Research suggests that even short term exposure to the standard Western diet increases risk for disease


Image: Research suggests that even short term exposure to the standard Western diet increases risk for disease

(Natural News) As the Western diet becomes increasingly prevalent, a new study has revealed that even short-term exposure to unhealthy foods may still raise the odds of developing cardiometabolic disorders such as diabetes and heart disease. The study funded by the American Heart Association (AHA) focuses on the effects of excessive fat and sugar intake on the female population, which is known to possess protective hormones that reduce the risk of cardiovascular conditions.

As part of the study, a team of researchers at the New York Institute of Technology College of Osteopathic Medicine (NYITCOM) examined female rats fed with a meal supplement that resembled the ingredients of the typical American diet. According to the researchers, the animal models were regularly given pellets that looked and smelled like fast food French fries for five months. Another set of rats were used as a control group and were given regular supplements.

The findings showed that rats exhibited common diabetes symptoms such as blood vessel damage and high blood pressure following short-term exposure to the western diet. The research team also observed that the rats developed about four times more abdominal fat compared with the control group. However, the scientists found that the sick rats did not even appear to be outwardly obese. The sick rats likewise did not show typical diabetes markers such as increased blood glucose levels and hemoglobin A1c levels. The findings suggest that the negative effects of western diet may set in long before the more traditional disease markers manifest, the researchers say.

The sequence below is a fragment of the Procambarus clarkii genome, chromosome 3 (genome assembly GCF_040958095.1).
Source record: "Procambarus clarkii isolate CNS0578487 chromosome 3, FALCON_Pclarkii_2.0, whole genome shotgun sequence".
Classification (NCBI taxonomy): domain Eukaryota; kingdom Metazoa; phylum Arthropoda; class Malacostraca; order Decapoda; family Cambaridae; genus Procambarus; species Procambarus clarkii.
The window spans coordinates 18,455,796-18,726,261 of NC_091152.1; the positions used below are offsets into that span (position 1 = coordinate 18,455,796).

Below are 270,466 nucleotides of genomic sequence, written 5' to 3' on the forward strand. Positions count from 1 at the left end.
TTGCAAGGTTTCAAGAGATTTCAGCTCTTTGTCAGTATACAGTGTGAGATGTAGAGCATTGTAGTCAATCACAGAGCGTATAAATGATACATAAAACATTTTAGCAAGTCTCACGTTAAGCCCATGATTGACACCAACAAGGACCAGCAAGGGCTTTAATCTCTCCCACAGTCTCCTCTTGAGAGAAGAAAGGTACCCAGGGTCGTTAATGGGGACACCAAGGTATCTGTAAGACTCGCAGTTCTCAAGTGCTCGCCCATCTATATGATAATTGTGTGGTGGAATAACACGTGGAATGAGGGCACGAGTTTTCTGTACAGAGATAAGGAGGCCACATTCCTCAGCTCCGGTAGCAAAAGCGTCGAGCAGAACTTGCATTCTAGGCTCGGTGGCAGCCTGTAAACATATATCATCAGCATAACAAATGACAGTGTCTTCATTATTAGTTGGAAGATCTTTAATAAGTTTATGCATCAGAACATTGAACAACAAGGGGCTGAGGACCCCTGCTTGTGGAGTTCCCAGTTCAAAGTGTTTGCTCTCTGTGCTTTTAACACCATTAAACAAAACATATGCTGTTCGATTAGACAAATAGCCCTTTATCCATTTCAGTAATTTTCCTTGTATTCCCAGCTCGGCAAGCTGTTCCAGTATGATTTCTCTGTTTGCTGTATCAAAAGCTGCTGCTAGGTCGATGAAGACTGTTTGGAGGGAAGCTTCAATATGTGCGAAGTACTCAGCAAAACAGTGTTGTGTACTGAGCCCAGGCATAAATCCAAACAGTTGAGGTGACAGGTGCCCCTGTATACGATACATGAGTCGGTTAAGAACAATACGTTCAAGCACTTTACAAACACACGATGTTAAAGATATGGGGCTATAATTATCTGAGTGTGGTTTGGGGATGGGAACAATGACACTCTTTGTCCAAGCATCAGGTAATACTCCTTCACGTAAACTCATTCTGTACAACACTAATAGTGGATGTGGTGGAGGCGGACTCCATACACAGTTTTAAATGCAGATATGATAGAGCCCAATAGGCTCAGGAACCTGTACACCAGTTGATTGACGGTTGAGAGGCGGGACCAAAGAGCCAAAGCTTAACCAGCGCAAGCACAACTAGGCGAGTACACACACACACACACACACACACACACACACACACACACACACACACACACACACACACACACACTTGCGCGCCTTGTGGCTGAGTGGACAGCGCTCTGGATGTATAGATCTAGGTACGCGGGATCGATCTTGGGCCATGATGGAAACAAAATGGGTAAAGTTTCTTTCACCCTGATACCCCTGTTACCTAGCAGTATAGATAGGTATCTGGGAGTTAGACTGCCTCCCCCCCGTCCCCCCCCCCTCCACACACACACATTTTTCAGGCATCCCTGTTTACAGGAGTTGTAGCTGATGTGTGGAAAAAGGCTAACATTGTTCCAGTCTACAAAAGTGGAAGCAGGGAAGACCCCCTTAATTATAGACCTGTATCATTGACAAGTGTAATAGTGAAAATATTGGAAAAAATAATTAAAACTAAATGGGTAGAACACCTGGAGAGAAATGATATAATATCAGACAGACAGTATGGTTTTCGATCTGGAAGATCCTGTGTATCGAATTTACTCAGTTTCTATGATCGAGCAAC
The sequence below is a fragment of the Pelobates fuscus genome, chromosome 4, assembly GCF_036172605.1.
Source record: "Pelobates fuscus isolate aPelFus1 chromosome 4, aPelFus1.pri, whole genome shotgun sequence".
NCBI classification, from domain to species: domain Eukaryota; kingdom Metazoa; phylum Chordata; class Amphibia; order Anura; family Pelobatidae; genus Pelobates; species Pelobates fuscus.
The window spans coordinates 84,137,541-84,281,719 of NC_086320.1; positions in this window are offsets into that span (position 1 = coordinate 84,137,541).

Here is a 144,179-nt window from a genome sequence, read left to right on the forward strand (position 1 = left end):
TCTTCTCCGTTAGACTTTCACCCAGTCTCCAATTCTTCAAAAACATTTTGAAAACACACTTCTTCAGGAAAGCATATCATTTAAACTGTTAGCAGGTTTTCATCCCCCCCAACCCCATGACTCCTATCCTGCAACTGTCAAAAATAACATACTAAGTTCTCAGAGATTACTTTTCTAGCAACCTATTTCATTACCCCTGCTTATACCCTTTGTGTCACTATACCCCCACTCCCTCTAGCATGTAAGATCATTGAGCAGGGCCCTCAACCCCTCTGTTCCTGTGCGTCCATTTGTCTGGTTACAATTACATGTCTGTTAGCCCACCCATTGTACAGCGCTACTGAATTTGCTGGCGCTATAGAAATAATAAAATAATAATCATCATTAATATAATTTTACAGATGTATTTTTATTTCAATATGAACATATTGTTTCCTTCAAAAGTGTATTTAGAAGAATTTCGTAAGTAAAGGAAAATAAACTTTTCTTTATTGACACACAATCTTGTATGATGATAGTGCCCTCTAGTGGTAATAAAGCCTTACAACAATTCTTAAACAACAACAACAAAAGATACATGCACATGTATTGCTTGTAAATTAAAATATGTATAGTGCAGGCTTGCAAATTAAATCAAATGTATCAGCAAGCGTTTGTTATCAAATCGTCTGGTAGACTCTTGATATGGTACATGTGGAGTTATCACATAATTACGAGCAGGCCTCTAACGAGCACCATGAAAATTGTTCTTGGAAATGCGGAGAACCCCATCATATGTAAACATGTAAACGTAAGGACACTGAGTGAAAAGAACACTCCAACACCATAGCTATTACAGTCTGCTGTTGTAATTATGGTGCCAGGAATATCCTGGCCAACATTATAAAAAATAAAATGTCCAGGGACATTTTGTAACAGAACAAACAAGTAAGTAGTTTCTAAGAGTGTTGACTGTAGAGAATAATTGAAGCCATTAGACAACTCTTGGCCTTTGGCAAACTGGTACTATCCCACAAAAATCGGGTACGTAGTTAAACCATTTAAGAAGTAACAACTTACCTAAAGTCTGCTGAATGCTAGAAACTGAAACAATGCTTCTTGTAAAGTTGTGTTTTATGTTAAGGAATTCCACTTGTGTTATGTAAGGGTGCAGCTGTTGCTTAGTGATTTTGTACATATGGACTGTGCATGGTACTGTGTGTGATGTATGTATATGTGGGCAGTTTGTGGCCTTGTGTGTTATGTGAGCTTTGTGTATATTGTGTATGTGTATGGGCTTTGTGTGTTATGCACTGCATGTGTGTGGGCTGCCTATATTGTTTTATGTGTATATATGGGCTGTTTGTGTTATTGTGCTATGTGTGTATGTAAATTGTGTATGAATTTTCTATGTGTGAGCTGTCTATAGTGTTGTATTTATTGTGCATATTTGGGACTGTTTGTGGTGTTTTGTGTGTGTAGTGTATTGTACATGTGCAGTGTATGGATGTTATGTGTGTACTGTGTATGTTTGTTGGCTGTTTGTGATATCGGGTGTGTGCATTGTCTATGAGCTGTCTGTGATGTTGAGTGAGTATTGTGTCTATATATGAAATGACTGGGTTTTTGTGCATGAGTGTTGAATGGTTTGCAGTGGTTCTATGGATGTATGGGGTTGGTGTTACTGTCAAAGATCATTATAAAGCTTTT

“Our findings suggest that short-term exposure to the western diet can put individuals at risk for developing vascular damage long before the tell-tale signs of diabetes are present. This may explain why some diabetics who successfully manage their blood glucose still experience other cardiovascular diseases, like hypertension, even while receiving treatment,” researcher Maria Alicia Carrillo Sepulveda told Science Daily online.

The results also highlight the importance of osteopathic medical education, which not only focuses on disease management but also trains physicians to consider the consequences of the disease and the effects they have on the patients’ health care and lifestyle. (Related: TOXIC FOOD is killing humanity: One-fifth of global deaths now linked to processed junk food and toxic ingredients.)

“This experiment reminds us that focusing solely on one aspect of disease does not adequately tell the complete story of one’s health. Without the presence of traditional biomarkers, there were still multiple indications suggesting the onset of prediabetes, and we would have been unaware of dire medical conditions had we simply been looking for the conventional signs. Translating the study results to potential patients, the problem is the food our patients are eating. If we can educate and encourage them to make better food choices, we can play a key role in the prevention of the development of diabetes,” researcher Benjamin Kramer adds.

Expert tips to improve healthy eating habits

Adopting a better lifestyle and choosing healthier food items such as fruits and vegetables in place of oily and sugary foods may well reduce the risk of diseases associated with western diet. An article posted on the Help Guide website has listed a few tips to improve dietary patterns and the body’s overall health. These tips include:

  • Establish a healthy diet that contains enough protein, carbohydrates, fiber and calcium.
  • Preparing your own meals to avoid excessive sugar, salt and fat.
  • Drink plenty of water and opt for smaller food portions.
  • Classify certain foods as off-limits.
  • Make fruits and vegetables look more interesting and appetizing.
  • Always read food labels and replacing sugary and oily foods with otherwise healthy alternatives.

Sources include: 

ScienceDaily.com

HelpGuide.org


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